One you have established the DB2 environment and installed the application systems that access the environment, it very important that the environment be monitored regularly to ensure optimal performance. The DB2 system administrator or database administrator usually performs this job.

Many factors contribute to the level of performance achieved by DB2 application. So unless a systematic approach is implemented for performance monitoring, the performance can fluctuate widely from time to time. You must have a firm definition of DB2 performance, before you start monitoring it. The factors that influence the DB2's performance are: workload, throughput, resources, optimization and contention. The workload requested to DB2 defines the demand for data. It is a combination of the on-line transactions, batch jobs, system commands, etc., directed through the system at any given time. The workload can fluctuate during the day. There can be peak hours and there can be lean hours. The overall workload has a major impact on DB2 performance. Throughput defines the overall capability of the system to process data.

It is a composite of the I/O speed, CPU speed, and the efficiency of the operating system. The hardware and software tools at the disposal of the system are known as resources. Some examples are memory, DASD, cache controllers, microcode, etc. Even though all systems can be optimized, the optimization in DB2 is special because, it is accomplished internally. When the demand for a particular resource is high contention can result. Contention of a condition is where two or more components attempt to use the same resource at the same time in a conflicting way. As contention increases, throughput decreases.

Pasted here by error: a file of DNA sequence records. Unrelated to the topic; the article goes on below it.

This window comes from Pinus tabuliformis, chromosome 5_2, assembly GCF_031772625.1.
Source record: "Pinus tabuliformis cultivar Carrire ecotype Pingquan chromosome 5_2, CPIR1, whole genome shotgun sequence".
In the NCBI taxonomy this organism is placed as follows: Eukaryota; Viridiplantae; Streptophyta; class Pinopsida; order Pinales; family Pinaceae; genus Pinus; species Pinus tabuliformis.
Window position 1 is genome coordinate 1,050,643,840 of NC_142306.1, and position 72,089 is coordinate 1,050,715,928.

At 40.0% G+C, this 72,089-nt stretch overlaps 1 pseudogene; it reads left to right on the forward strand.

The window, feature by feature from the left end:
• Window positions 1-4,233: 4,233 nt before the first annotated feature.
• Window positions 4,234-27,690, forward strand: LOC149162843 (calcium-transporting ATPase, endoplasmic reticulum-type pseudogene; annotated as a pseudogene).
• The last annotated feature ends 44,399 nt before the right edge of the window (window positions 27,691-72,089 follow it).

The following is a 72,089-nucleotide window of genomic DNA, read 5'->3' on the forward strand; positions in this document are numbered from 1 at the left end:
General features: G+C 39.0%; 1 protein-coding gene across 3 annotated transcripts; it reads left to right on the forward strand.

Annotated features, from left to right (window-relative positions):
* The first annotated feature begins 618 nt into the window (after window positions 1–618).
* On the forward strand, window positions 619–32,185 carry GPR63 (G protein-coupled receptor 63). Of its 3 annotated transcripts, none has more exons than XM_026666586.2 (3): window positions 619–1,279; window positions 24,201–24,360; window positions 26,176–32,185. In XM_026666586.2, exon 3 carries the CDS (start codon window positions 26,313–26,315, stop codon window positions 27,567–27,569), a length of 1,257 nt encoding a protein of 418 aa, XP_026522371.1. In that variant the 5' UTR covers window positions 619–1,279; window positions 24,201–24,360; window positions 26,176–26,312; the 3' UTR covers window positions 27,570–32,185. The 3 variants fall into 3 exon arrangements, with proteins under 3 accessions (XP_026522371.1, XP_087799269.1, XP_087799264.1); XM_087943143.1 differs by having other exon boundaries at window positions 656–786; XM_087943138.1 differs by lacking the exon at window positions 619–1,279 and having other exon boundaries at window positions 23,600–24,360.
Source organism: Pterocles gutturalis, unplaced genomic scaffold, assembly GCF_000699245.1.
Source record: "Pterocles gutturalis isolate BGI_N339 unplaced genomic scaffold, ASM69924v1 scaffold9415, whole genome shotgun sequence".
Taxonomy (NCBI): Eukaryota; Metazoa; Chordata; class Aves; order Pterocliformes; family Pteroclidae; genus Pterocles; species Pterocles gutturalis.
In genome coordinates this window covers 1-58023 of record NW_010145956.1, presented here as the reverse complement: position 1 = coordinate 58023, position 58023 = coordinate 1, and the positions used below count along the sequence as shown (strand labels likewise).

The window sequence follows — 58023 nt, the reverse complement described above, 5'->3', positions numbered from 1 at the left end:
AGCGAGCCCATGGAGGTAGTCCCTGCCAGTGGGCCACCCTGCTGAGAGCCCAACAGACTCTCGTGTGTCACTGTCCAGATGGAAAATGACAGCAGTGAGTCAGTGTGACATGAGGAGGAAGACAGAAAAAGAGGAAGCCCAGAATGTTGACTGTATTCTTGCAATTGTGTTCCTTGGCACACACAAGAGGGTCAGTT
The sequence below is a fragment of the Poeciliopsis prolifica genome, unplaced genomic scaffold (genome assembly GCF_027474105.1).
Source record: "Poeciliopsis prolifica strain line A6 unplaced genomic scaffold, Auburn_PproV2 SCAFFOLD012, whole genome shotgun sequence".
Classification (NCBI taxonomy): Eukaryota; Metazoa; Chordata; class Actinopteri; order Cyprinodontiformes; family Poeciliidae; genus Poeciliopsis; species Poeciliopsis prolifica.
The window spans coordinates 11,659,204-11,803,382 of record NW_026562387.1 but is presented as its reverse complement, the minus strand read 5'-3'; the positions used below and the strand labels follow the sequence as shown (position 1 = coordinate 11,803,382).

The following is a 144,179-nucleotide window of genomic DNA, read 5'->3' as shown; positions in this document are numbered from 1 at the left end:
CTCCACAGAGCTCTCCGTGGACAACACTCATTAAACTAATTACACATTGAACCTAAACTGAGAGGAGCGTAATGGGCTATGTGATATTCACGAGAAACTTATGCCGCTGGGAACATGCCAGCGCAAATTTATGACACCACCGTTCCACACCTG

There are many types of DB2 performance monitoring. It is wise to implement procedures for all of them. If you are not monitoring performance constantly then the performance can slowly degrade and when you realize something has gone wrong, it will be very difficult to correct them. The following sections deal with the different performance monitoring methods.

DB2 Traces

This type of monitoring is based on reading trace information. A DB2 trace can be thought of as a window into the performance characteristics of aspects of DB2 workload. DB2 traces diagnostic information describing particular events. As DB2 operates, it writes trace information that can be read and analyzed performance information.

DB2 provides six types of traces, which gives information about the performance. They are Accounting Trace, Audit Trace, Global Trace, Monitor Trace, Performance Trace and Statistics Trace. Accounting, Audit, Global, Monitor, Performance and Statistics Traces

The accounting trace is singly the most important trace for judging the performance of DB2 application programs. Using this trace DB2 writes data pertaining to CPU and elapsed time of the program, EDM pool usage, locks and latches requested for the program, number of get page requests, by bufferpool issued by programs, number of synchronous writes, type of SQL issued by the program, number of COMMITS and ABORTs issued by the program, program's use of sequential pre-fetch and other DB2 performance features.

The Audit trace is useful for installations that must meticulously track specific types of DB2 events. Not every installation needs an audit trace. However, those wanting to audit by auathid, specific table accesses, and other DB2 events can use this trace.

Global trace information is used to service DB2. It records all information regarding the entries and exits form internal DB2 modules as well as other information about DB2 internals. Avoid this trace because this trace can add 100% CPU overhead to your DB2 system.

A host of useful information is recorded by the monitor trace. The information provided include, DB2 statistics trace information, DB2 accounting trace information, information about current SQL statements, etc. The primary reason for the existence of this trace is to enable the application programmer to write programs that provide on-line monitoring of DB2 performance.